Caspar and My Heart the Brave

Caspar Hesselager, aka My Heart the Brave, has had one eventful year. Releasing his first single back in February and enjoying the summer by playing at Danish festival greats such as Roskilde and Spot Festival, Caspar is definitely a man to watch. Making the successful move from producing to creating, drawing on inspiration from eclectic influences and a dream of playing on the Jimmy Fallon show,  it's no wonder Wolf was keen to sit the guy down for a chat to find out more.


How long has your musical persona My Heart the Brave been alive?
As an idea in my mind - a long time. I released the first single 'Keep Me From It' in February, and as the live version, which features three other musicians, we did our first live show in November last year. So it's a fairly new thing although I've been working on my own in the studio for quite some time.

What's been happening with your music over the past year?
A lot! I released an EP in June and the band and I played a lot of good shows. We were fortunate enough to play the Spot Festival, Offspring and Roskilde Festival here in Denmark as well as opening for Danish band WhoMadeWho on their tour of Denmark.


" I think he's a true genius and one of the few artists today whose music I think people will still be playing 200 years from now "


What gets you excited to play a show or write music?
To me, they are two very different things. When I'm writing music in my studio it's all about channeling a million ideas and possibilities into one whole finished piece of work that will stay like that forever. That's how I think of it. I do a lot of experimentation and recording and sort of carve my way through all of it and end up with a song. Picasso said 'I begin with an idea, and then it becomes something else'. That's sort of my mantra, when I make music. There's a lot of freedom in that way of thinking, and that's what excites me.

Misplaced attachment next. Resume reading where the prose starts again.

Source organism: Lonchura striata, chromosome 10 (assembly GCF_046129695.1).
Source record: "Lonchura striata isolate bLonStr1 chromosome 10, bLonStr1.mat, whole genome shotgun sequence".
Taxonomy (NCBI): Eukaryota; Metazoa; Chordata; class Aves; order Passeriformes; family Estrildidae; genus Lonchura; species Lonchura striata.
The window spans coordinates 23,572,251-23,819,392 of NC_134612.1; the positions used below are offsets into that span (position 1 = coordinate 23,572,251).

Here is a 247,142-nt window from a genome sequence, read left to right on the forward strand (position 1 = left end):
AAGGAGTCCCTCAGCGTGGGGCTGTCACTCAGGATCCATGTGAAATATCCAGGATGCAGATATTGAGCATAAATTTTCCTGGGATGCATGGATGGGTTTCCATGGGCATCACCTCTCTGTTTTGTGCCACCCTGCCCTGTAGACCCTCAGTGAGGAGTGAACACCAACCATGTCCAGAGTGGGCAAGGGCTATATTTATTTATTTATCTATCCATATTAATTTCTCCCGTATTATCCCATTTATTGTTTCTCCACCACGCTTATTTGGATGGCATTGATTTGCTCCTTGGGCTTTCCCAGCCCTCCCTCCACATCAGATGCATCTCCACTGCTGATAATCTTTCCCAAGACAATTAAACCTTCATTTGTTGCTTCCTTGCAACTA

Playing live is completely different from that. There's an energy that you could never get from listening to any recording, and at the same time, the excitement comes from some sort of survival-instinct kicking in, I think, and knowing that this moment will never return. Also, seeing how other people react to your music is really interesting. 

We recently interviewed the Swedish duo Trummor och Orgel who spoke fondly of the nature of records and how each time you listen to them, the plastic wears away so no single track is heard the same twice, your response made Wolf think of this, and so was wondering do you work with vinyl? Would you consider it? And how do you think a vinyl sound works with modern electronic sound?
Well, I like the idea of releasing vinyl and will probably release my own stuff on vinyl at some point too. Mainly because it offers the possibility of making an album feel more 'real', because it's so physical and it sort of drives you to listen through whole albums - in world where everything is about singles and playlists. That said, I'm not a collector of vinyls myself and think the idea of the whole superior sound quality a bit romanticised, to be honest. 

What was a defining musical moment in your life? 
The earliest one was probably getting a small keyboard for my 7th (I think) birthday, when all I wanted was a drum set! That combined with finding the 'Synthesiser Greatest' cassettes my parents (for some reason) had lying around the house. 

Where you parents fans of Giorgio? What is the greatest thing the synthesiser has given you as a musician and music in general?